On the way back to Tuscon I-19 passes right by the Titan Missile Museum in Green Valley, a decommissioned Cold War era nuclear missile silo that still houses its Titan II rocket. They offer 1-hour tours ($9.50) through the command center, including discussions of the crew’s daily life, a simulated launch, and a look at the rocket itself. Other types of tours are also available a few times a month, check their website for details. I went on the basic tour and found it very interesting. Our guide, Ed, was very knowledgeable. He showed us the technology involved in running the place, the various security procedures and steps involved in crew changes, and walked us through the launch sequence. Given that the base operated from 1963 to 1982 their tech seems downright ancient now, and I’m always fascinated by the way complex things operated in a time before computers ran it all. Punch tape targeting systems, thumb wheel code entry, no electronic screens anywhere, it’s completely nuts. The other weird thing is that the whole place is set on shock absorbers. Everywhere you look there’s huge springs on the walls and along the walkways. Ed said one time they got a bunch of people to push on one wall of the command center and they actually got the room to move.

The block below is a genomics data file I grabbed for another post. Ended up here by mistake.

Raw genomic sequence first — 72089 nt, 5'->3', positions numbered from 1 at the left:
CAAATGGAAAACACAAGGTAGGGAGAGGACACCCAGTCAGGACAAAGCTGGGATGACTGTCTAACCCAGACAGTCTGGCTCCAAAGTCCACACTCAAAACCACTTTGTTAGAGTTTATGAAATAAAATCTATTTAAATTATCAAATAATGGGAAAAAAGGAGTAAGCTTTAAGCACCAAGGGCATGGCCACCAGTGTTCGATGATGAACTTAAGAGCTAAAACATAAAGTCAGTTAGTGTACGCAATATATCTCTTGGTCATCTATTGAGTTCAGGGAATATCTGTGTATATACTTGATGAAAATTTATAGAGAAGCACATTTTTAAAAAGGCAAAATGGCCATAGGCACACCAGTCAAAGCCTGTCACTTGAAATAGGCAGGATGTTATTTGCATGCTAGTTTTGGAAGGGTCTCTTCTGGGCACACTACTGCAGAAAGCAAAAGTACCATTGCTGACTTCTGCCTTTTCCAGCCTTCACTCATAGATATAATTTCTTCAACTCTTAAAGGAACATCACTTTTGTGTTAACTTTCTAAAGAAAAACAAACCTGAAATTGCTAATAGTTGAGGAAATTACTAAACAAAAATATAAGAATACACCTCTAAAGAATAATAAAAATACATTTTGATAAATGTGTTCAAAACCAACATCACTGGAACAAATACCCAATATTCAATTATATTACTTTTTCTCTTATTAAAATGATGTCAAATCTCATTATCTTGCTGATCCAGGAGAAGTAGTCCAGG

The area around the Superstitions is rife with ruins, ghost towns, abandoned mines, yipping coyotes, and legendary figures. Classic movies were filmed, canvas tent mining camps rose and fell, American Indians built and abandoned cliff side settlements, and stage coach stops still operate. The history of this place is immense; in four days I feel like I only scratched the surface.
There are many stories about how they got their name; most seem to revolve around the local American Indian tribes, who claimed that many strange things happened up beyond those stone faces. My favorite theory is that the wind blowing through the wild crags makes wailing sounds that put people in mind of spirits and monsters. Supposedly there’s an unbelievable vein of gold running through the Superstitions. Jacob Waltz claimed to have found it, but on his deathbed 115 years ago could only give a series of cryptic clues as to its location. People have been trying to rediscover the Lost Dutchman Mine and its treasures ever since. Of course there’s no way to know how true the stories are, but it’s a part of the Southwestern lore nonetheless.